full screen background
March 1, 2017

CSU, Chico Supply Chain Management Students Compete in APICS West Coast Student Case Competition

Five students that make up the Chico State team stand in the lobby of a hotel and pose for a photo with their third-place winning certificate.

In February, five supply chain management students from California State University, Chico had the opportunity to compete at the western-regional level during the APICS Student Case Competition. The competition included 23 teams from various universities including University of San Diego, Arizona State University, Texas Christian University, Cal Poly Pomona, and more. Over 210 students participated in the two-day competition held in San Diego.

Teams participating in the APICS Student Case Competition were given a supply chain problem to be solved using a computer game that simulated a specialty beverage manufacturing company called “The Fresh Connection.” Teams developed solutions, then presented their results and the rationale for their decisions. The judges were comprised of APICS members who held senior Supply-Chain Management positions in a wide variety of industries.

The 2017 CSU, Chico competition team was comprised of five students; three seniors, one junior, and one sophomore. This year’s team members were Sol Govea, Alyssa Peterson, Matthew Schumacher, Madeleine Smith, and Emily Topielski.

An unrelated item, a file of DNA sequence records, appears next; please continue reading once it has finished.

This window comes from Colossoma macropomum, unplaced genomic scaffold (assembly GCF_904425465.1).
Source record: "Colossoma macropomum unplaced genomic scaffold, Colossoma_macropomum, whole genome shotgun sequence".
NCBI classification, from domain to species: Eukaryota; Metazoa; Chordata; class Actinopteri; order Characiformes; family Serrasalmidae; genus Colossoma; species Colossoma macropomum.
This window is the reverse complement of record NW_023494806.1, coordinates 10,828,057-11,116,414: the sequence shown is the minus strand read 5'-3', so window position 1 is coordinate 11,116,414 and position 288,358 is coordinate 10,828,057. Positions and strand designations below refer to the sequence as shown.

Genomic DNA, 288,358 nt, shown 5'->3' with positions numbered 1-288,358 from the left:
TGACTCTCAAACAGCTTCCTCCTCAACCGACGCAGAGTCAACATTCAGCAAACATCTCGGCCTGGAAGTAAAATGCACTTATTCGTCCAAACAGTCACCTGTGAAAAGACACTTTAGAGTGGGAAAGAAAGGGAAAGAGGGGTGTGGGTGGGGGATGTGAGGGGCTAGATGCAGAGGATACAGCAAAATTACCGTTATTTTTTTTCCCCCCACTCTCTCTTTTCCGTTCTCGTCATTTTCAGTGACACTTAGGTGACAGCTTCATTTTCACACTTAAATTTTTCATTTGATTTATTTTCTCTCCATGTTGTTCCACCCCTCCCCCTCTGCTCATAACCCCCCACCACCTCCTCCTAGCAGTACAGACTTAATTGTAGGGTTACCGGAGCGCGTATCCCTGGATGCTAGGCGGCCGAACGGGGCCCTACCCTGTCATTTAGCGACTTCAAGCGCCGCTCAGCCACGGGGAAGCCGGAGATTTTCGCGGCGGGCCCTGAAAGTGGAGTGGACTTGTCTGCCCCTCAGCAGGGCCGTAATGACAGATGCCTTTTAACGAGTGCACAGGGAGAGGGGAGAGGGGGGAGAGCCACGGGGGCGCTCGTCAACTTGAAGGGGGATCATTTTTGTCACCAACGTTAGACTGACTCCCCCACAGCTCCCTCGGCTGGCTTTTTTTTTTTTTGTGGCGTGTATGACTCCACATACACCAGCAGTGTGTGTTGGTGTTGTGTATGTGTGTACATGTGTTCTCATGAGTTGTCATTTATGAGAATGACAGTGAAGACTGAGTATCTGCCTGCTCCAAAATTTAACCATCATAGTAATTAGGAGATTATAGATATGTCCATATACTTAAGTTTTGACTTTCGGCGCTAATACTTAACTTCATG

The theme of this year’s competition was increasing the simulated companies return on investment (ROI) in its constrained environment. Each team was required to play three sequential rounds, and the three rounds simulated two years of business activity for the company. All teams were evaluated on the final ROI of their company and their presentation of their strategies and rationales for these strategies. The final team scores were weighted 50 percent on the teams’ presentation of their strategies and rationales, and 50 percent on their company’s ROI. The CSU, Chico team was awarded third-place.

The students immensely enjoyed the competition and felt that it allowed them to apply what they had learned in their classes to real-world supply chain management problems. The students also had the chance to network with supply chain management professionals from across the Western United States and fellow students from other universities. 

Bill Maligie
Business Information Systems Department